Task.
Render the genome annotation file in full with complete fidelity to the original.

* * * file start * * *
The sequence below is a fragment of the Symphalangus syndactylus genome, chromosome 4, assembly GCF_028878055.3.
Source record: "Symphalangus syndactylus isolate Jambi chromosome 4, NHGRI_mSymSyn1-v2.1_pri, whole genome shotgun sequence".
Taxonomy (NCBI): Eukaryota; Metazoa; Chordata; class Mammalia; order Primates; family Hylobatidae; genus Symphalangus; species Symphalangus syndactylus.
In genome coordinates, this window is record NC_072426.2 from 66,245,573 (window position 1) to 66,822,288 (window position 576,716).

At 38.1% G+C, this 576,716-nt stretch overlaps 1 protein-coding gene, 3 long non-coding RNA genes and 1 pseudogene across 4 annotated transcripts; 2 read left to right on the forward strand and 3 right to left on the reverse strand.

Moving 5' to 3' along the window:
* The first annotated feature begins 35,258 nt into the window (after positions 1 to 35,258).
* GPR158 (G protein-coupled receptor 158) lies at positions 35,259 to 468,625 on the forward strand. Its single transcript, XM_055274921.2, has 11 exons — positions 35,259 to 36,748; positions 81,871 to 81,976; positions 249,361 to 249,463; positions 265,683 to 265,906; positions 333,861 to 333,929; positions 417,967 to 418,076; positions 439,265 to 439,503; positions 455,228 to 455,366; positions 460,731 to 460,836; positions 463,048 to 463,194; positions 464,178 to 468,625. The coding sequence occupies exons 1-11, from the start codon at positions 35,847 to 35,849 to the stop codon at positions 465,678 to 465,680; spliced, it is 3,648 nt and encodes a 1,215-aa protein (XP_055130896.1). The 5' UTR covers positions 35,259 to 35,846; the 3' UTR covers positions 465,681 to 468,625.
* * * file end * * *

The sequence below is a fragment of the Symphalangus syndactylus genome, chromosome 4, assembly GCF_028878055.3.
Source record: "Symphalangus syndactylus isolate Jambi chromosome 4, NHGRI_mSymSyn1-v2.1_pri, whole genome shotgun sequence".
Taxonomy (NCBI): Eukaryota; Metazoa; Chordata; class Mammalia; order Primates; family Hylobatidae; genus Symphalangus; species Symphalangus syndactylus.
In genome coordinates, this window is record NC_072426.2 from 66,245,573 (window position 1) to 66,822,288 (window position 576,716).

At 38.1% G+C, this 576,716-nt stretch overlaps 1 protein-coding gene, 3 long non-coding RNA genes and 1 pseudogene across 4 annotated transcripts; 2 read left to right on the forward strand and 3 right to left on the reverse strand.

Moving 5' to 3' along the window:
* The first annotated feature begins 35,258 nt into the window (after positions 1 to 35,258).
* GPR158 (G protein-coupled receptor 158) lies at positions 35,259 to 468,625 on the forward strand. Its single transcript, XM_055274921.2, has 11 exons — positions 35,259 to 36,748; positions 81,871 to 81,976; positions 249,361 to 249,463; positions 265,683 to 265,906; positions 333,861 to 333,929; positions 417,967 to 418,076; positions 439,265 to 439,503; positions 455,228 to 455,366; positions 460,731 to 460,836; positions 463,048 to 463,194; positions 464,178 to 468,625. The coding sequence occupies exons 1-11, from the start codon at positions 35,847 to 35,849 to the stop codon at positions 465,678 to 465,680; spliced, it is 3,648 nt and encodes a 1,215-aa protein (XP_055130896.1). The 5' UTR covers positions 35,259 to 35,846; the 3' UTR covers positions 465,681 to 468,625.